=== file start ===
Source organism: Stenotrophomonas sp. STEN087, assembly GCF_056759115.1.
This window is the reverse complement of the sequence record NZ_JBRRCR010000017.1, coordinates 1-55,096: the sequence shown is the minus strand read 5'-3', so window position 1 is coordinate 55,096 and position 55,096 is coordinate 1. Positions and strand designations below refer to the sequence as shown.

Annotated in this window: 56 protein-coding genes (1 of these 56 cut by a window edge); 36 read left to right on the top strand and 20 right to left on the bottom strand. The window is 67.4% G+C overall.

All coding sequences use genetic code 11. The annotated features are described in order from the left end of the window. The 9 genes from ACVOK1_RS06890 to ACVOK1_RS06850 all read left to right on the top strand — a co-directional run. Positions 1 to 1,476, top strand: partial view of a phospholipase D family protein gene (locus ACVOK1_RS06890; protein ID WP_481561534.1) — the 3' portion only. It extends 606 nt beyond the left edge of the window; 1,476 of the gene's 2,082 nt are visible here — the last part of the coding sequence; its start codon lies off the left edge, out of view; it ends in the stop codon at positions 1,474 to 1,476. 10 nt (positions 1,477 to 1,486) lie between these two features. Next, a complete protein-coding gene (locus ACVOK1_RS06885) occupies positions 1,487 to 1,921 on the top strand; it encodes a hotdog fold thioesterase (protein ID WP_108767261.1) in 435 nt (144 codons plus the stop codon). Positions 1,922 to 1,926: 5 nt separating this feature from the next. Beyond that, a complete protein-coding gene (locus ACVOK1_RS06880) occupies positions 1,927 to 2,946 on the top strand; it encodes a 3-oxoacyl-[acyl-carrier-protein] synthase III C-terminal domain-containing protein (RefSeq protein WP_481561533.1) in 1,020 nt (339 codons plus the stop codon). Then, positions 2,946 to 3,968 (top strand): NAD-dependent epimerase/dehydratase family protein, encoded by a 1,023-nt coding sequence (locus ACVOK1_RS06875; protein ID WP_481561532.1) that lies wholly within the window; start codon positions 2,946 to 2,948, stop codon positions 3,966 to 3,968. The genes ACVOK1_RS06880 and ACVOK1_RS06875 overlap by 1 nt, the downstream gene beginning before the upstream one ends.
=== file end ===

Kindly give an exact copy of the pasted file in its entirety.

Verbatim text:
Source organism: Stenotrophomonas sp. STEN087, assembly GCF_056759115.1.
This window is the reverse complement of the sequence record NZ_JBRRCR010000017.1, coordinates 1-55,096: the sequence shown is the minus strand read 5'-3', so window position 1 is coordinate 55,096 and position 55,096 is coordinate 1. Positions and strand designations below refer to the sequence as shown.

Annotated in this window: 56 protein-coding genes (1 of these 56 cut by a window edge); 36 read left to right on the top strand and 20 right to left on the bottom strand. The window is 67.4% G+C overall.

All coding sequences use genetic code 11. The annotated features are described in order from the left end of the window. The 9 genes from ACVOK1_RS06890 to ACVOK1_RS06850 all read left to right on the top strand — a co-directional run. Positions 1 to 1,476, top strand: partial view of a phospholipase D family protein gene (locus ACVOK1_RS06890; protein ID WP_481561534.1) — the 3' portion only. It extends 606 nt beyond the left edge of the window; 1,476 of the gene's 2,082 nt are visible here — the last part of the coding sequence; its start codon lies off the left edge, out of view; it ends in the stop codon at positions 1,474 to 1,476. 10 nt (positions 1,477 to 1,486) lie between these two features. Next, a complete protein-coding gene (locus ACVOK1_RS06885) occupies positions 1,487 to 1,921 on the top strand; it encodes a hotdog fold thioesterase (protein ID WP_108767261.1) in 435 nt (144 codons plus the stop codon). Positions 1,922 to 1,926: 5 nt separating this feature from the next. Beyond that, a complete protein-coding gene (locus ACVOK1_RS06880) occupies positions 1,927 to 2,946 on the top strand; it encodes a 3-oxoacyl-[acyl-carrier-protein] synthase III C-terminal domain-containing protein (RefSeq protein WP_481561533.1) in 1,020 nt (339 codons plus the stop codon). Then, positions 2,946 to 3,968 (top strand): NAD-dependent epimerase/dehydratase family protein, encoded by a 1,023-nt coding sequence (locus ACVOK1_RS06875; protein ID WP_481561532.1) that lies wholly within the window; start codon positions 2,946 to 2,948, stop codon positions 3,966 to 3,968. The genes ACVOK1_RS06880 and ACVOK1_RS06875 overlap by 1 nt, the downstream gene beginning before the upstream one ends.